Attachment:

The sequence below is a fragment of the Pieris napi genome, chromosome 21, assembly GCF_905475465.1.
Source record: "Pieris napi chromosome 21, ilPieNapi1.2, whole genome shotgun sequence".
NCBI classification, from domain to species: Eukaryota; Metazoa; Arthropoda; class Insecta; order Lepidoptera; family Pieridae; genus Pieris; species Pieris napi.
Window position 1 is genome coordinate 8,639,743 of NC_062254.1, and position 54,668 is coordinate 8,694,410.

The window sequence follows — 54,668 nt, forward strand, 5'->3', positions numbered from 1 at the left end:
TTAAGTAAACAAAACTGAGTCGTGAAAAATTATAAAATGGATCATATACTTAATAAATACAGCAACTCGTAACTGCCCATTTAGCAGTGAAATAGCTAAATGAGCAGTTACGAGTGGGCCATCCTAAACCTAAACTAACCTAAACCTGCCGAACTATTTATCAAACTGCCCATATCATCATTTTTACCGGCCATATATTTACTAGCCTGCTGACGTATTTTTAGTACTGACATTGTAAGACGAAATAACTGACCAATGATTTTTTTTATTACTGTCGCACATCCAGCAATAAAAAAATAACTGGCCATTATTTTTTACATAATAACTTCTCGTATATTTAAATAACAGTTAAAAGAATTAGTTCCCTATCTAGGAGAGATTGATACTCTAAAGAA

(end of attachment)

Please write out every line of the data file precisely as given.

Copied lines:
The sequence below is a fragment of the Pieris napi genome, chromosome 21, assembly GCF_905475465.1.
Source record: "Pieris napi chromosome 21, ilPieNapi1.2, whole genome shotgun sequence".
NCBI classification, from domain to species: Eukaryota; Metazoa; Arthropoda; class Insecta; order Lepidoptera; family Pieridae; genus Pieris; species Pieris napi.
Window position 1 is genome coordinate 8,639,743 of NC_062254.1, and position 54,668 is coordinate 8,694,410.

The window sequence follows — 54,668 nt, forward strand, 5'->3', positions numbered from 1 at the left end:
TTAAGTAAACAAAACTGAGTCGTGAAAAATTATAAAATGGATCATATACTTAATAAATACAGCAACTCGTAACTGCCCATTTAGCAGTGAAATAGCTAAATGAGCAGTTACGAGTGGGCCATCCTAAACCTAAACTAACCTAAACCTGCCGAACTATTTATCAAACTGCCCATATCATCATTTTTACCGGCCATATATTTACTAGCCTGCTGACGTATTTTTAGTACTGACATTGTAAGACGAAATAACTGACCAATGATTTTTTTTATTACTGTCGCACATCCAGCAATAAAAAAATAACTGGCCATTATTTTTTACATAATAACTTCTCGTATATTTAAATAACAGTTAAAAGAATTAGTTCCCTATCTAGGAGAGATTGATACTCTAAAGAA